@WhozCraig: Right. But my point is that it invalidates the idea that you can assume sequentiality just because the minimum required iterator category for the algorithm is forward. How often do we pass iterators that only meet forward iterator requirements and no better anyway? The only container in the standard library that fits that description is forward_list, and I've never used that. –  Benjamin Lindley Feb 12 '13 at 1:10

2 Answers 2

up vote 7 down vote accepted

In the discussion of LWG475, std::for_each is compared with std::transform. It's noted that "transform does not guarantee the order in which its function object is called". So, yes, the committee is aware of the lack of sequential guarantees in the standard.

There is no opposite requirement for non-sequential behavior either, so Microsoft and Apache are free to use sequential evaluation.

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Very interesting (if somewhat puzzling, because for generate/generate_n in particular I would think that the benefits of mandating sequential behaviour by far outweigh the potential drawbacks). Thank you! –  us2012 Feb 12 '13 at 10:59

Anywhere the standard doesn't specify an ordering on an algorithm, you should assume that an implementation can exploit that for parallelism. The paper n3408 discusses options for parallelisation, and points to the Thrust library, which is both a usable parallel-enabled reimplementation of the standard algorithms and a proof-of-concept for future standardisation of parallelism in the algorithms.

Looking at Thrust's implementation of generate, it calls gen in a parallel loop whenever the iterator category is random access. As you've observed, this is consistent with the standard, so you should not assume that generate will always be sequential. (For example, a thread-safe std::rand can be efficiently used with generate and does not require sequential invocation.)

The only algorithms that guarantee sequential invocation are those in numeric; if your code depends on sequential invocation, you should use iota in place of generate. Adapting an existing generator:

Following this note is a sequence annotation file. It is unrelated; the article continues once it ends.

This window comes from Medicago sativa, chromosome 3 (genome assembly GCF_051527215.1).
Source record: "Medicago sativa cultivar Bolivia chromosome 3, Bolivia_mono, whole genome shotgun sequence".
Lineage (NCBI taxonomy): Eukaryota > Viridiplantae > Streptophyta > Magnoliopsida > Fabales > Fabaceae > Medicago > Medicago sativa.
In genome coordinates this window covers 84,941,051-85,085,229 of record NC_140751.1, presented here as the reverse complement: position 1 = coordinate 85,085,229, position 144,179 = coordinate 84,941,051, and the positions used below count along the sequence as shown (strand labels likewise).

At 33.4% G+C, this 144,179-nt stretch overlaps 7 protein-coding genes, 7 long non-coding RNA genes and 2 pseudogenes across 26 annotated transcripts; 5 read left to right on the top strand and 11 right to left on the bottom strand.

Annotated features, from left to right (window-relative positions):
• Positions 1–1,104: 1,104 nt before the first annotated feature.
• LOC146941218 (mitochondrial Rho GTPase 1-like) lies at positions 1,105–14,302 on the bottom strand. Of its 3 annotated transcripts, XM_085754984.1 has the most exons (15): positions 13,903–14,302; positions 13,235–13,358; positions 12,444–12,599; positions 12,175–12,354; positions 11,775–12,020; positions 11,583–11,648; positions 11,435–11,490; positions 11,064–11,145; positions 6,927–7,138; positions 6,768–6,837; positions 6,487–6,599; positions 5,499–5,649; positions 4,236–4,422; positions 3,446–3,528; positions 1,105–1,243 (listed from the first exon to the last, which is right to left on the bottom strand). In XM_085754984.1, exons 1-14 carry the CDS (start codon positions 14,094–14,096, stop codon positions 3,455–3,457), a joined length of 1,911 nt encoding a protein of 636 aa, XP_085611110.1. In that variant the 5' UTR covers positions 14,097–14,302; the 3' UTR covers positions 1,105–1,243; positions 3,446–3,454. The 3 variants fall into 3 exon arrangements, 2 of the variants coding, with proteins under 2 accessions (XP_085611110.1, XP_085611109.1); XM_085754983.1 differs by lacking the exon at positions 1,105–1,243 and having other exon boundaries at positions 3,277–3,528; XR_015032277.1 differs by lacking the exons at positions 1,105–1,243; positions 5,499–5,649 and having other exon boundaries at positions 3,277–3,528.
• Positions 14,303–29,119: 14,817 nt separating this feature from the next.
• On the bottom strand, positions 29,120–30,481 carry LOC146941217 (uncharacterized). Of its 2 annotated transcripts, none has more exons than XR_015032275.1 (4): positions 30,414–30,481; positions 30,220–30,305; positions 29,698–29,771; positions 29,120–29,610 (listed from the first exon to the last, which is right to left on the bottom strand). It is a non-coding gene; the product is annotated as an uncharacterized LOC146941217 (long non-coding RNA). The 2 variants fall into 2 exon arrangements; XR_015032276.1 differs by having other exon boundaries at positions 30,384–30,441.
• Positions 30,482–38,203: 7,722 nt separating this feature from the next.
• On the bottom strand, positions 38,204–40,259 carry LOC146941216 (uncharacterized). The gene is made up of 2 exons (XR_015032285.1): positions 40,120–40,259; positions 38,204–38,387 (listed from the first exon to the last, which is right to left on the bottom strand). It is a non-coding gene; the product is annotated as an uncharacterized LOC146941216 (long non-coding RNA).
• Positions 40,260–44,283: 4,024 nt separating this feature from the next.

template<typename F> struct iota_adapter {
   F f;
   operator typename std::result_of<F()>::type() { return f(); }
   void operator++() {}
template<typename F> iota_adapter<F> iota_adapt(F &&f) { return {f}; }

Use as:

#include <numeric>
#include <iostream>

int main() {
   int v[5], i = 0;
   std::iota(std::begin(v), std::end(v), iota_adapt([&i]() { return ++i; }));
   for (auto i: v) std::cout << i << '\n';
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Interesting! Funnily enough, the thrust authors seem to assume sequentiality for std::generate: Looking at the code examples at thrust.github.com , they use std::generate and the comment above says "generate 32M random numbers serially". iota is an unsatisfying substitute though, it requires that the return type can have an operator++ that does what you want. I think implementing a seq_generate yourself function might be the best solution, given that it's not exactly difficult to do. –  us2012 Feb 12 '13 at 13:02
I'd read that as "serially" as opposed to in parallel (since std::rand might not be parallel-aware or -safe) rather than implying sequentiality. It's not too difficult to adapt iota; I'll provide an example. –  ecatmur Feb 12 '13 at 14:55